Judy Henske, a legendary figure in the folk revival movement of the ’60s, died on April 27 at age 85. Her husband, Craig Doerge, said Henske died while in hospice care in Los Angeles after a long illness.
Henske, who was born in Chippewa Falls, Wis., in 1936, relocated to San Diego in 1959, where she began performing in local coffeehouses and landed a guest shot on ABC’s Hootenanny TV show. She then moved to Oklahoma City in 1962, where her powerful, dramatic vocal style caught the attention of ex-Kingston Trio member Dave Guard, who asked her to join the Whiskeyhill Singers.
The group recorded one album before Jac Holzman of Elektra Records took notice of Henske and signed her as a solo act. She released two albums with the label that included a mix of folk, blues, jazz and stand-up comedy. The second album yielded the minor hit “High Flying Bird,” which was later covered by acts like Jefferson Airplane, Gram Parsons and Neil Young.
Henske moved again, this time to New York City, where she performed at legendary folk venues like the Village Gate and the Bitter End. She also appeared on an early episode of The Judy Garland Show. (She declined an offer of a regular role in the program.) In 1963, she appeared alongside Johnny Cash in the musical comedy film Hootenanny Hoot. Henske also frequently shared stages in New York with Woody Allen, who drew from her personality and background for his Oscar-winning 1977 movie Annie Hall. (The film’s title character is an aspiring singer from Chippewa Falls.)
Listen to Judy Henske’s ‘High Flying Bird’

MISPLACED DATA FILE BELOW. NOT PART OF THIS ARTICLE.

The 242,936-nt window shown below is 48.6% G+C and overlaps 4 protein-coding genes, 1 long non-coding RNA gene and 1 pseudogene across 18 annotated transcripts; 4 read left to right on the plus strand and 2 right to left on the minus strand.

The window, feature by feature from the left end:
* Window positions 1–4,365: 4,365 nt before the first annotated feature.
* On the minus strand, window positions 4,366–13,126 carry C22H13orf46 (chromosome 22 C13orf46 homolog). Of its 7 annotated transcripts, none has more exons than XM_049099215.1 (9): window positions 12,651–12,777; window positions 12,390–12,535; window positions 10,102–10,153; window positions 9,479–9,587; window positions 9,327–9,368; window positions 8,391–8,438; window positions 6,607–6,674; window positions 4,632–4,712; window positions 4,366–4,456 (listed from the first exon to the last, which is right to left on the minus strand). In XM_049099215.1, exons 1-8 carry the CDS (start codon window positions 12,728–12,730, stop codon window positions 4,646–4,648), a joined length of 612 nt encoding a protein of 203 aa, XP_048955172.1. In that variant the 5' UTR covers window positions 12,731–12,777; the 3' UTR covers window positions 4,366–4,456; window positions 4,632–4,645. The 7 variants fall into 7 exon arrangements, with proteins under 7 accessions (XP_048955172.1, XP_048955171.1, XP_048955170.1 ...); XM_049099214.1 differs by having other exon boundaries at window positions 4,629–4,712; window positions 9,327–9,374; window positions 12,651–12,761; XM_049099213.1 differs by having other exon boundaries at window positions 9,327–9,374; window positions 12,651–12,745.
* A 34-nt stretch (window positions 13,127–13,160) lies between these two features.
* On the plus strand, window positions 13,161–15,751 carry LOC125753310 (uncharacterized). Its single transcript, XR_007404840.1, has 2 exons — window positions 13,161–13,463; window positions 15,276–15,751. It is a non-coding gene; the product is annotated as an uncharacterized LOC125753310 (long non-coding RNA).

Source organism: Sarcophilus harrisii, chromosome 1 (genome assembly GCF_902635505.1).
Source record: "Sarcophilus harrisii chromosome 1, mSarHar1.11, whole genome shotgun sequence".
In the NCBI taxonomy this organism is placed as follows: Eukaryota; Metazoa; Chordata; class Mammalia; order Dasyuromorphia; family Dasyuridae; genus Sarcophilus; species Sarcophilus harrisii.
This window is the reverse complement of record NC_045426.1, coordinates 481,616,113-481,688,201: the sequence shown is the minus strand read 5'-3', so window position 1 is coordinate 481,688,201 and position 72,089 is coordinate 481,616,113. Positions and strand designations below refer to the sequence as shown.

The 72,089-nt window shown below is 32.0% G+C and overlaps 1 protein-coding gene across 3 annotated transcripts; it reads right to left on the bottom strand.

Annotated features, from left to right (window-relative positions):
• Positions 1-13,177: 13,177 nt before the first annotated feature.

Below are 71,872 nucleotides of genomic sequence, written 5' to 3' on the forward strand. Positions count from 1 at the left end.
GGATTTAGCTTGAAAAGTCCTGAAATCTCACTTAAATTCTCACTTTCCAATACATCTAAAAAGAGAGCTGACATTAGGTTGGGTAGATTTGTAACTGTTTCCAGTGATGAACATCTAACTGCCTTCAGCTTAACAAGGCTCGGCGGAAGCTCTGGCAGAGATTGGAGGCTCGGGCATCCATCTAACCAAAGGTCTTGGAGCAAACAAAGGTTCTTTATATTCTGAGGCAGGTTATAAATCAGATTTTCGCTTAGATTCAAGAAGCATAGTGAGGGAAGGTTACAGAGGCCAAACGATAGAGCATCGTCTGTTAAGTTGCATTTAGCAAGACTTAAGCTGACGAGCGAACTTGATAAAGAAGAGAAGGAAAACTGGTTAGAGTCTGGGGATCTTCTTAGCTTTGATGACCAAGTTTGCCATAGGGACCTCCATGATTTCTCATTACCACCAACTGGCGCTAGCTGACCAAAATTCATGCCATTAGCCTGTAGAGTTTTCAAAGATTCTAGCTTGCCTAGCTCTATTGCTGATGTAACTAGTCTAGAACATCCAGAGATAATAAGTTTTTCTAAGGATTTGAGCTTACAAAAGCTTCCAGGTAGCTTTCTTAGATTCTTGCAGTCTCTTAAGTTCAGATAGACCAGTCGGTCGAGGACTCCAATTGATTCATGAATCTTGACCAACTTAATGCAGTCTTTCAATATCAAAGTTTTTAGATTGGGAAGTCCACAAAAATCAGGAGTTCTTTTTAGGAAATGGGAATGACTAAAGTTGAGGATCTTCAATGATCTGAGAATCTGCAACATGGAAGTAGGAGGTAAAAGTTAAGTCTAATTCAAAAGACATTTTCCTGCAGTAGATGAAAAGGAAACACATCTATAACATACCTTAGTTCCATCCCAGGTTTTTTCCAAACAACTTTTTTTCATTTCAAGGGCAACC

In 1963, Henske married musician Jerry Yester, who would later join the Lovin’ Spoonfuls. After moving to California, she recorded a second live album, 1966’s The Death Defying Judy Henske, plus several singles that were arranged and produced by Jack Nitzsche, who dubbed her the “Queen of the Beatniks.”
With Yester, she released the psychedelic folk album Farewell Aldebaran for Frank Zappa’s Straight Records, a cult record noted for its early use of synthesizers. The couple then formed a quintet called Rosebud, which released one eponymous album in 1971.
Henske stepped away from performing to focus on songwriting, collaborating often with her second husband, Doerge. They wrote “Yellow Beach Umbrella,” which was later covered by Three Dog Night and Bette Midler, along with “Might as Well Have a Good Time,” later recorded by Crosby, Stills & Nash.
Henske spent the ’90s performing in small venues, before returning to recorded music in 1999 with Loose in the World, followed by She Sang California in 2004. “I’ve done pretty well in my life, and it’s been very fun,” Henske said in a 2013 interview with The Chippewa Herald. “I followed my bliss.”
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